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getting self to decide next actions when I "don't wanna" (which is often)

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  • getting self to decide next actions when I "don't wanna" (which is often)

    I find myself constantly struggling in the process phase. I set aside a block of time, telling myself "This is your processing time - don't do work (unless it's two minutes or less) - just decide the very next action and record it."

    However, I find this process very difficult (unless it's due right now, in which case the next action seems to magically present itself.) Most of the time I just 'don't wanna.' My internal dialogue goes like this:

    "You need a new postcard for the restaurant. What's the very next action?"
    "The chef is super grumpy right now, he's probably going to hate it, I don't feel motivated to do it, it's too hard to write copy. I'm hungry, what's in the fridge?"

    I've been trying to train myself to break through anyway, but am having a hard time. Any tricks, tips to make yourself decide the next action even when you don't want to? I've been trying this without success for months now. I own my own marketing business so it's important I move forward on projects or else no one pays me. I normally wait until it's due and the stress helps me decide, but I'm tired of sitting down to my computer each morning with a feeling of dread, thinking "Oh god, what's overdue today?"

    I have done complete weekly reviews before, although I still feel like I've forgotten things so I usually just feel worse, looking at all the things I should have done already.

  • #2
    "I normally wait until it's due and the stress helps me decide,"


    I feel like this line is key. You've probably gotten by for so long by doing things reasonably well AT THE LAST MINUTE that you know you CAN delay making a decision.

    I am a teacher, and I often resist the urge to do long term planning since I tell myself it is not the best use of my time. What's the point of spending hours meticulously planning lessons if I know I frequently stray from my plans? And, it turns out, my lessons are usually successful, perpetuating this behavior.

    I, like you, do think I can benefit from more long term planning though.

    Comment


    • #3
      Often Success or Failure is predetermined

      Often our success or failure is determined even before we are adults living by ourselves. Our parents, family and friends' reactions to our habits growing up reinforce how we see ourselves and often we carry this into adulthood. It takes consistent effort to see ourselves in a different way.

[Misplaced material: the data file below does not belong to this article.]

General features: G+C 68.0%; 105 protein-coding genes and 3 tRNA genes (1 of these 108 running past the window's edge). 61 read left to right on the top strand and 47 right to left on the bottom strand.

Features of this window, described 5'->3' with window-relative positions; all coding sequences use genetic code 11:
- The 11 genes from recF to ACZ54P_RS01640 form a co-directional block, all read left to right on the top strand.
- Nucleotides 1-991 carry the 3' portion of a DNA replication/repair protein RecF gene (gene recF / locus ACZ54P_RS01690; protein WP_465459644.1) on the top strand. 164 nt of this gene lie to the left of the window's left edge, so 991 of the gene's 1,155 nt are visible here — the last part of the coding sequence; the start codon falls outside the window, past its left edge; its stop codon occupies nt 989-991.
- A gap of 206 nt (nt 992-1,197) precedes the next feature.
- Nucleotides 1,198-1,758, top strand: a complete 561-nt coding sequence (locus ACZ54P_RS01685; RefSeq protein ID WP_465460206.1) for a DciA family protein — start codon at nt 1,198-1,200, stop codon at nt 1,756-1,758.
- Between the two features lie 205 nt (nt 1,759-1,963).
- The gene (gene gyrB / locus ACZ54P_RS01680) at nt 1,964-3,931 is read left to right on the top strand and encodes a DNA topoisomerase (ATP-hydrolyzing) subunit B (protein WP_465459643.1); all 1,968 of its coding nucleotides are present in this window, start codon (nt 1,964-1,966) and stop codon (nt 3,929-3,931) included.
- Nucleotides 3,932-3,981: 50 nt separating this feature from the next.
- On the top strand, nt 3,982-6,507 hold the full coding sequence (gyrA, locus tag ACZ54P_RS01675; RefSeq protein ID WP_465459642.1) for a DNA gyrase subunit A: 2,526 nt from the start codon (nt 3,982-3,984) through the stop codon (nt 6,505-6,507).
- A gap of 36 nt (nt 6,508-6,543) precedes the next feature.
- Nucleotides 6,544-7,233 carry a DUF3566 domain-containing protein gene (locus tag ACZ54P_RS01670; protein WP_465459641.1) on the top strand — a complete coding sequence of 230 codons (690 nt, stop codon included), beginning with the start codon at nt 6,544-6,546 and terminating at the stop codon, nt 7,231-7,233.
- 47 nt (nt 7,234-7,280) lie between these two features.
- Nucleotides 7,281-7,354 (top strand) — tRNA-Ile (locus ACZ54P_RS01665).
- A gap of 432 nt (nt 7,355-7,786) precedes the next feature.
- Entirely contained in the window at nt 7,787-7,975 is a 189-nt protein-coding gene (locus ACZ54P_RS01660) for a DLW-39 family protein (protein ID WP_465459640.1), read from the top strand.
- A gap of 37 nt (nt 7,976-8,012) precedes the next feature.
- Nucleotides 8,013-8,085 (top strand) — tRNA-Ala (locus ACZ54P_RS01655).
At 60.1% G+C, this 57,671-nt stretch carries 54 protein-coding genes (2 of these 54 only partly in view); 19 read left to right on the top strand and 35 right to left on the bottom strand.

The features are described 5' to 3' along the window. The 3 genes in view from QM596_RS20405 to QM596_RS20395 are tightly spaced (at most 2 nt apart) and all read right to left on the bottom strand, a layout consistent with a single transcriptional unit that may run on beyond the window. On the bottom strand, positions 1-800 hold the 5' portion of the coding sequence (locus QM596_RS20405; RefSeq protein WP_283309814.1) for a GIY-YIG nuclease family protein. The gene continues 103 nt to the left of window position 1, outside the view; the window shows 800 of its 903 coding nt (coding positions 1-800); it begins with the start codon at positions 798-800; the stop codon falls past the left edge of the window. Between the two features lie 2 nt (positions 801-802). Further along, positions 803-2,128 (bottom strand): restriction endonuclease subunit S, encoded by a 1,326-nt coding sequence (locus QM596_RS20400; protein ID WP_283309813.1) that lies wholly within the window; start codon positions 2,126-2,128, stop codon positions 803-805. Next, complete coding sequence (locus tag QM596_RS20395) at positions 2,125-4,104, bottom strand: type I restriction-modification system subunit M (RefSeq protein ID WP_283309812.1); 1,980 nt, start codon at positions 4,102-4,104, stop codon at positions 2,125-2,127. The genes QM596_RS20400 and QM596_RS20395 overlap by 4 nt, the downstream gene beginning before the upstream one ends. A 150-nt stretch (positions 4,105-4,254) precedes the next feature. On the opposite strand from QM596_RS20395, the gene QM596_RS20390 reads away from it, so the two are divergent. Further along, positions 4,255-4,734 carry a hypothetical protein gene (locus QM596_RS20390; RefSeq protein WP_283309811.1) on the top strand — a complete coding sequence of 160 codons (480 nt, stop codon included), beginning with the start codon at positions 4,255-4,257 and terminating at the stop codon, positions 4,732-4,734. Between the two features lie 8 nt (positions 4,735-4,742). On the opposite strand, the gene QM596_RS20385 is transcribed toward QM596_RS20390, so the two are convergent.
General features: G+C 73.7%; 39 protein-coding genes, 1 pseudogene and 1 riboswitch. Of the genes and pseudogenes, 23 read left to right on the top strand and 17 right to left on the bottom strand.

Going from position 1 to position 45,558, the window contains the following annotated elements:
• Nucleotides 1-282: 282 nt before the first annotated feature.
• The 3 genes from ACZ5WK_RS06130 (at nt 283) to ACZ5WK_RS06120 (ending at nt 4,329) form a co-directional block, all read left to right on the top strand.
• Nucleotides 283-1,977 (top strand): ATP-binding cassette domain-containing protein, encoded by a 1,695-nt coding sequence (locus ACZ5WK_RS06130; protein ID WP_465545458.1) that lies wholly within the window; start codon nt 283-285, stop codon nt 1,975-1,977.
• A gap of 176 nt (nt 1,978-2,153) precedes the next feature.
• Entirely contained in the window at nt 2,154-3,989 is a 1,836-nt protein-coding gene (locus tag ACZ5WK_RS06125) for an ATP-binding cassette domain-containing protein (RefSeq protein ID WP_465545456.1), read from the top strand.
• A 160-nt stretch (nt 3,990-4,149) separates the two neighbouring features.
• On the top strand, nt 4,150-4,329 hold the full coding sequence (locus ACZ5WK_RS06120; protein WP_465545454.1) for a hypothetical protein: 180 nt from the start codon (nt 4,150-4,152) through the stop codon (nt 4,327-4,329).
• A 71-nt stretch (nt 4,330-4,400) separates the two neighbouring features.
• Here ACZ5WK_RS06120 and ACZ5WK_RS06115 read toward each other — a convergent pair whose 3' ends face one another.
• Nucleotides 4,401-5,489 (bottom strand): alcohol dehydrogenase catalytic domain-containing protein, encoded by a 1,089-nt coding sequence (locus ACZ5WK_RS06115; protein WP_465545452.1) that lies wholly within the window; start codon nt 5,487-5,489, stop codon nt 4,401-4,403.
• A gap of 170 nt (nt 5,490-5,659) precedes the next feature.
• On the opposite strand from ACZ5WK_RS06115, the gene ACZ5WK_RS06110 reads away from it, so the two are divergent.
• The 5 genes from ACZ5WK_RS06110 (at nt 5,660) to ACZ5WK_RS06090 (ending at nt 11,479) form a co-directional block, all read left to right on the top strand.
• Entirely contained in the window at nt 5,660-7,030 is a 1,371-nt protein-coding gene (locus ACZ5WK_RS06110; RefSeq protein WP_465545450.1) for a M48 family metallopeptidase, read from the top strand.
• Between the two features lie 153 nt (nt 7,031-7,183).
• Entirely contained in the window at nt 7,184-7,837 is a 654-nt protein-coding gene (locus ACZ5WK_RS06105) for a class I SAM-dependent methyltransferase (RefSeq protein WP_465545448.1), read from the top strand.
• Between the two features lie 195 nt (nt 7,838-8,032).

I was very messy as a child due to a lack of organisation skills and the easy ability to become overwhelmed. Even though I have worked hard at overcoming this and at 28 I am relatively tidy, my friends and family still see me as that messy child. Just last night I was showing my Mum and Nana my house on Skype and I said "excuse the mess, I've been baking" and Mum automatically came back with "don't worry, we know you're messy, no need to apologise". In a single sentence she'd reduced all my years of effort to nothing.

      As a child I succeeded with my procrastination. Teachers would give me another few days for homework. I would not make a decision about something so someone else would make it for me etc. I found the procrastination gave the best results with the least amount of work. So that became my habit. It has worked for me for YEARS. Even now I have to fight my inner urge to procrastinate. I HAVE to set alarms reminding me to do things. I have to get my partner to with-hold things until I do XYZ. I have to barter with myself.

      My advice to you, look at WHY you don't want to work on things. Get a piece of paper and write a statement on it that resonates with you. An example of this is: I want to do XYZ because...
      See how you feel about that. Write down some of those feelings. Explore it, really tap into your inner self. I had some amazing responses when I did this. I realise that I have found success as a 'failure' and that I am scared to do the work because I feel I will fail anyway so I want to save myself the time and effort associated with being a 'winner'. I really had to go deep and find out why I wanted to create a winner mentality and what I would get out of doing it. On bad days it is this work that gets me through.